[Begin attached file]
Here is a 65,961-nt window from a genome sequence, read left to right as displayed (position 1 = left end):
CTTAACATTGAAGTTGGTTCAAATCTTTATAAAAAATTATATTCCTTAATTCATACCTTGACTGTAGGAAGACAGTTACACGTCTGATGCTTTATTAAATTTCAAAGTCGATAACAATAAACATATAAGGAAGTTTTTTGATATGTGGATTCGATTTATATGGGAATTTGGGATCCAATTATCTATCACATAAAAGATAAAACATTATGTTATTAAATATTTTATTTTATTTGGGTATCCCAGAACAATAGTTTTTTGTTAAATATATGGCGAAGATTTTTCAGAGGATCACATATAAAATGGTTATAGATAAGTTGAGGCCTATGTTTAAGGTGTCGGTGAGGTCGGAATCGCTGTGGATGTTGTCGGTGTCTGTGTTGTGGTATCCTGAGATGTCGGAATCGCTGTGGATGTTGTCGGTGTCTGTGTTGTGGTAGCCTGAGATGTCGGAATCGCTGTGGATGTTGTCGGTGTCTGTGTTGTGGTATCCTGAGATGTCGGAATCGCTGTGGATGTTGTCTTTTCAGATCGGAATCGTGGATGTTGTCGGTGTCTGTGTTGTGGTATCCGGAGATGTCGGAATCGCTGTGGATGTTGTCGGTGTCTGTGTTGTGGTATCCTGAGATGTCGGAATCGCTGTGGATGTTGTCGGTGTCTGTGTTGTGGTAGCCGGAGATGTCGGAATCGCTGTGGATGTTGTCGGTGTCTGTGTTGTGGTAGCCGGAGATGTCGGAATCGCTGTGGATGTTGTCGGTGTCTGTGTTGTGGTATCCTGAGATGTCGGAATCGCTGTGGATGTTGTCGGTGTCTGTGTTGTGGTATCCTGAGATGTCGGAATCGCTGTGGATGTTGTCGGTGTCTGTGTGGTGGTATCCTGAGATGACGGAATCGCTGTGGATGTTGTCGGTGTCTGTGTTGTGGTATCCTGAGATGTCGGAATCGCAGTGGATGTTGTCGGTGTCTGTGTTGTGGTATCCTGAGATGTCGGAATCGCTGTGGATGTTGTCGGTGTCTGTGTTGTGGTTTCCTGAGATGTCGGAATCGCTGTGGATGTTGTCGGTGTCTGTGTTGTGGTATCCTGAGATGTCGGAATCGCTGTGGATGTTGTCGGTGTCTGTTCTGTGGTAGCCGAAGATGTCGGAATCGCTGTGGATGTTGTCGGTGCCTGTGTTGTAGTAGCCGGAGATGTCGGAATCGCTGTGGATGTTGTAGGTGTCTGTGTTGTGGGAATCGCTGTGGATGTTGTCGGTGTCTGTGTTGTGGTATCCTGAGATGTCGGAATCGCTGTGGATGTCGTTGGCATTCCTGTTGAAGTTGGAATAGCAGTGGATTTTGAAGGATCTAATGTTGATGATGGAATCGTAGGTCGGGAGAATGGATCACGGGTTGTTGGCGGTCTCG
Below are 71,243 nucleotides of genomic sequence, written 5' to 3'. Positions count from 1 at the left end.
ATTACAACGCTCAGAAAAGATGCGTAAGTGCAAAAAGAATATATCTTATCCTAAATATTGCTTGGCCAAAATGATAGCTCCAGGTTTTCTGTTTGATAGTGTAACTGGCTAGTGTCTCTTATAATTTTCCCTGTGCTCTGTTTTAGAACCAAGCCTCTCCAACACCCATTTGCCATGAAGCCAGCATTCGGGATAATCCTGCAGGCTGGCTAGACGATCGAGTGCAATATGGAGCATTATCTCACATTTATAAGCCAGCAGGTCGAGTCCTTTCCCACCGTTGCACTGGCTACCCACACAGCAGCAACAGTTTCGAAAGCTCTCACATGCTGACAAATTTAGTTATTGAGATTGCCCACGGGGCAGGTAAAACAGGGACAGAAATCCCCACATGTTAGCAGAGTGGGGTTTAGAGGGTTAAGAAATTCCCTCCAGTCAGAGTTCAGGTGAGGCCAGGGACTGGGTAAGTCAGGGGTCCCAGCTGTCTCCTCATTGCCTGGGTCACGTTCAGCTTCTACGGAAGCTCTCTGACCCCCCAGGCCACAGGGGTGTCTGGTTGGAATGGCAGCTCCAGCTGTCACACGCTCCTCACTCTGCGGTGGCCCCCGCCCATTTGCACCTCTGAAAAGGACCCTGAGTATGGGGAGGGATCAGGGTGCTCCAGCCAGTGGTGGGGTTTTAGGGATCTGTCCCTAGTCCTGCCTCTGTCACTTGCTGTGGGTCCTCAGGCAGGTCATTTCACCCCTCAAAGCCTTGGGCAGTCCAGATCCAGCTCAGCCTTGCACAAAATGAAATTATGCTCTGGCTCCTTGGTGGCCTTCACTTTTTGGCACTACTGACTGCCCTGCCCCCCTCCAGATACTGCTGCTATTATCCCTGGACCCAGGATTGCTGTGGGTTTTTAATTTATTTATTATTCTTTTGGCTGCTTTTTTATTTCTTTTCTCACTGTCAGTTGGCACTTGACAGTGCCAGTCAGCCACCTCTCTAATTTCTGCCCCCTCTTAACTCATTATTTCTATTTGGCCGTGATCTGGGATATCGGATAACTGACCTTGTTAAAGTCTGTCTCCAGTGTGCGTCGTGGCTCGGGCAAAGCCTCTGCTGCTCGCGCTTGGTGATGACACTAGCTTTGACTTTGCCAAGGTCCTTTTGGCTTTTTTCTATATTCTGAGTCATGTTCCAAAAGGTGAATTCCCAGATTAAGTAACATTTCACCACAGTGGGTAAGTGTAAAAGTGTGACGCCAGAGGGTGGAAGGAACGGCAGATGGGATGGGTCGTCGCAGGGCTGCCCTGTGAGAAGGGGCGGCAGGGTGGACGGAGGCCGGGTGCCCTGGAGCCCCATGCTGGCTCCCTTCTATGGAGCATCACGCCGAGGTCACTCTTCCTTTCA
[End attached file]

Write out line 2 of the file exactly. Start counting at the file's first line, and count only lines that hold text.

CTTAACATTGAAGTTGGTTCAAATCTTTATAAAAAATTATATTCCTTAATTCATACCTTGACTGTAGGAAGACAGTTACACGTCTGATGCTTTATTAAATTTCAAAGTCGATAACAATAAACATATAAGGAAGTTTTTTGATATGTGGATTCGATTTATATGGGAATTTGGGATCCAATTATCTATCACATAAAAGATAAAACATTATGTTATTAAATATTTTATTTTATTTGGGTATCCCAGAACAATAGTTTTTTGTTAAATATATGGCGAAGATTTTTCAGAGGATCACATATAAAATGGTTATAGATAAGTTGAGGCCTATGTTTAAGGTGTCGGTGAGGTCGGAATCGCTGTGGATGTTGTCGGTGTCTGTGTTGTGGTATCCTGAGATGTCGGAATCGCTGTGGATGTTGTCGGTGTCTGTGTTGTGGTAGCCTGAGATGTCGGAATCGCTGTGGATGTTGTCGGTGTCTGTGTTGTGGTATCCTGAGATGTCGGAATCGCTGTGGATGTTGTCTTTTCAGATCGGAATCGTGGATGTTGTCGGTGTCTGTGTTGTGGTATCCGGAGATGTCGGAATCGCTGTGGATGTTGTCGGTGTCTGTGTTGTGGTATCCTGAGATGTCGGAATCGCTGTGGATGTTGTCGGTGTCTGTGTTGTGGTAGCCGGAGATGTCGGAATCGCTGTGGATGTTGTCGGTGTCTGTGTTGTGGTAGCCGGAGATGTCGGAATCGCTGTGGATGTTGTCGGTGTCTGTGTTGTGGTATCCTGAGATGTCGGAATCGCTGTGGATGTTGTCGGTGTCTGTGTTGTGGTATCCTGAGATGTCGGAATCGCTGTGGATGTTGTCGGTGTCTGTGTGGTGGTATCCTGAGATGACGGAATCGCTGTGGATGTTGTCGGTGTCTGTGTTGTGGTATCCTGAGATGTCGGAATCGCAGTGGATGTTGTCGGTGTCTGTGTTGTGGTATCCTGAGATGTCGGAATCGCTGTGGATGTTGTCGGTGTCTGTGTTGTGGTTTCCTGAGATGTCGGAATCGCTGTGGATGTTGTCGGTGTCTGTGTTGTGGTATCCTGAGATGTCGGAATCGCTGTGGATGTTGTCGGTGTCTGTTCTGTGGTAGCCGAAGATGTCGGAATCGCTGTGGATGTTGTCGGTGCCTGTGTTGTAGTAGCCGGAGATGTCGGAATCGCTGTGGATGTTGTAGGTGTCTGTGTTGTGGGAATCGCTGTGGATGTTGTCGGTGTCTGTGTTGTGGTATCCTGAGATGTCGGAATCGCTGTGGATGTCGTTGGCATTCCTGTTGAAGTTGGAATAGCAGTGGATTTTGAAGGATCTAATGTTGATGATGGAATCGTAGGTCGGGAGAATGGATCACGGGTTGTTGGCGGTCTCG